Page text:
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Chapter 5

Lecture 3-Chapter 5.1 – Light in Everyday Life, Chapter 5.2 – Properties of Light, Chapter 5.5 – The Doppler Shift

3 Pages
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Department
Astronomy & Astrophysics
Course Code
AST201H1
Professor
Stefan Mochnacki

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Chapter 5.1 ± Light in Everyday Life
Energy and Power
x In science, the rate of energy flow is called power.
x The standard units of power are called watts.
x A power of one watt means an energy flow of joule per second: 1 watt = 1 joule/s.
o ie, for every second you leave a 100-watt light bulb turned on, 100 joules of
energy is used.
Light and Colour
x A prism that split light into the rainbow of light is called a spectrum.
x The basic colours in a rainbow-like spectrum are red, orange, yellow, green, blue, and
violet. White comes in when basic colours are mixed in roughly equal proportions.
x Light from the Sun or a light bulb is called white light, because it contains all the
colours of the rainbow
x Black is what we perceive when there is no light and hence no colour.
x Red, green, and blue are primary colours of vision, because they are the colours
directly detected by cells in your eyes.
x Because colours look different on paper, an alternate set of primary colours are red,
yellow, and blue.
x Spectrum can be produced either with a prism or a diffraction grating ± a piece of
plastic or glass etched with many closely spaced lines.
Interaction of Light and Matter
4 basic ways of interaction:
1. Emission: when you turn on a lamp, electric current heats the filament of the light bulb
to a point at which it emits visible light.
2. Absorption: if you place your hand near a lit light bulb, your hand absorbs some of the
light, and this absorbed energy warms your hand.
3. Transmission: Some forms of matter, such as glass or air, transmit light or allow light
to pass through.
4. Reflection/scattering: light can bounce off matter, leading to what we call reflection
(when the bouncing is all in the same general direction) or scattering (when the
bouncing is more random).
x Materials that transmit light are transparent, and materials that absorb light are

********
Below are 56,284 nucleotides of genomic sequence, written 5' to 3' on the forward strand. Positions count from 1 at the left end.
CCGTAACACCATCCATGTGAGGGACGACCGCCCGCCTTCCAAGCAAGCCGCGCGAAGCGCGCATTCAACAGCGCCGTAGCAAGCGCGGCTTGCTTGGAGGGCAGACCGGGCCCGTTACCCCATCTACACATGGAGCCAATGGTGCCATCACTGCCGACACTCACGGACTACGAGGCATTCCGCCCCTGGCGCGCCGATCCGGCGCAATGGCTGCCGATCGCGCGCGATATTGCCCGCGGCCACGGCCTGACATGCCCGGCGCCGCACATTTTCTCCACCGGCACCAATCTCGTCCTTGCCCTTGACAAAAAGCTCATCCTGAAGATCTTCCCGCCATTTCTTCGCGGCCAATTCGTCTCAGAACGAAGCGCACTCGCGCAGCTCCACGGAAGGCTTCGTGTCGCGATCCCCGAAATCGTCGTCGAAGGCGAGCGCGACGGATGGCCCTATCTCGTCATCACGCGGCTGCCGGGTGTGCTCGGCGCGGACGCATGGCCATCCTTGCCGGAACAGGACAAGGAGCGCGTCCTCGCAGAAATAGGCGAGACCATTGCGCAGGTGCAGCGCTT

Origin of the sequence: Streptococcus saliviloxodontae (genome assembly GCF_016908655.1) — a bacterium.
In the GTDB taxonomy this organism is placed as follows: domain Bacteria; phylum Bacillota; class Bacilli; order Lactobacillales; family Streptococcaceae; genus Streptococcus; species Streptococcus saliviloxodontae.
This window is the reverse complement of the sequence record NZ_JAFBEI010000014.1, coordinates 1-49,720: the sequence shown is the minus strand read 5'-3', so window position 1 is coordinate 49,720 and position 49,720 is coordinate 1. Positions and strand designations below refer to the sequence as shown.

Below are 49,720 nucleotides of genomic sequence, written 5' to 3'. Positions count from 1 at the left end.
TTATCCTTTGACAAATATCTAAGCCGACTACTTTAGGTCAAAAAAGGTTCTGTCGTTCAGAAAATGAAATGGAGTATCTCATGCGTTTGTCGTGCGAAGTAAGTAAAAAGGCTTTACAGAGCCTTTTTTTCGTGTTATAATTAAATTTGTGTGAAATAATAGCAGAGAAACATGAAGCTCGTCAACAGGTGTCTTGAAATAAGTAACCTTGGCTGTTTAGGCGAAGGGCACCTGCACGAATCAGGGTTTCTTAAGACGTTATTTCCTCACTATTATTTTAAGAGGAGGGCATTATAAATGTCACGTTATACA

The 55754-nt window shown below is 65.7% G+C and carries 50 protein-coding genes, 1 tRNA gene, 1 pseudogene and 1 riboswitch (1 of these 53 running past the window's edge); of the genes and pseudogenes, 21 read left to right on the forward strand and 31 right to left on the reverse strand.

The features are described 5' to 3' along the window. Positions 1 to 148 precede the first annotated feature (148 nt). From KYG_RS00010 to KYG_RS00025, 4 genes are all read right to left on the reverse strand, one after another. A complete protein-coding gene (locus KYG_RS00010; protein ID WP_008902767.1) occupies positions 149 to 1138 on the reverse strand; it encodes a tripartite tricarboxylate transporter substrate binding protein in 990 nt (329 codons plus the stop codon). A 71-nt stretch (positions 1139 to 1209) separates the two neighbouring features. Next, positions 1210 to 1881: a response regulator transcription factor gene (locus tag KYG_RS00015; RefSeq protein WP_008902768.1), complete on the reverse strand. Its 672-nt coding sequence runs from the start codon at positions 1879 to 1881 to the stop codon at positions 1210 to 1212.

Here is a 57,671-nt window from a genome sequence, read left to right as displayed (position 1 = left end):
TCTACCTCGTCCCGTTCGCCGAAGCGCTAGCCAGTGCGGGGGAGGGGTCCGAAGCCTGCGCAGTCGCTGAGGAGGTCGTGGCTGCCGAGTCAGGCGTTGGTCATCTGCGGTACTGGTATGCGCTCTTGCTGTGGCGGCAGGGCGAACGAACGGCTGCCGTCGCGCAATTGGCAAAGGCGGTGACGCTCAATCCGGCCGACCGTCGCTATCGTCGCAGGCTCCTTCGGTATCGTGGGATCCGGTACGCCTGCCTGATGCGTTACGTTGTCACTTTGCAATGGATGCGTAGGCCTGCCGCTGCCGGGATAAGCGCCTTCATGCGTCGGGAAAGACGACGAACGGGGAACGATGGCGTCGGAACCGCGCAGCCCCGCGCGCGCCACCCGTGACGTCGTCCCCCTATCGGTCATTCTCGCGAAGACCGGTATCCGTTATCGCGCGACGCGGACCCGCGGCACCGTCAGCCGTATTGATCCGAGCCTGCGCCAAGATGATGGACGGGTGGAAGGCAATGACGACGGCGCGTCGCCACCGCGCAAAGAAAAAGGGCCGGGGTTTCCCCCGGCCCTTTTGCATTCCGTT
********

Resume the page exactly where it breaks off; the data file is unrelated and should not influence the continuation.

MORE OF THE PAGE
opaque.
x Many materials are neither perfectly transparent nor perfectly opaque
o ie, dark sunglasses and clear eyeglasses are both at least partially
transparent, but the dark glasses absorb more and transmit less light.
x Many materials affect different colours of light differently.
o ie, red glass transmits red light but absorbs other colours, while a green
lawn reflects (scatters) green light but absorbs all other colours.
DIAGRAM 5.3, pg 148.
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Description
Chapter 5.1 Light in Everyday Life Energy and Power N In science, the rate of energy flow is called power. N The standard units of power are called watts. N A power of one watt means an energy flow of joule per second: 1 watt = 1 joules. o ie, for every second you leave a 100-watt light bulb turned on, 100 joules of energy is used. Light and Colour N A prism that split light into the rainbow of light is called a spectrum. N The basic colours in a rainbow-like spectrum are red, orange, yellow, green, blue, and violet. White comes in when basic colours are mixed in roughly equal proportions. N Light from the Sun or a light bulb is called white light, because it contains all the colours of the rainbow N Black is what we perceive when there is no light and hence no colour. N Red, green, and blue are primary colours of vision, because they are the colours directly detected by cells in your eyes. N Because colours look different on paper, an alternate set of primary colours are red, yellow, and blue. N Spectrum can be produced either with a prism or a diffraction grating a piece of plastic or glass etched with many closely spaced lines. Interaction of Light and Matter 4 basic ways
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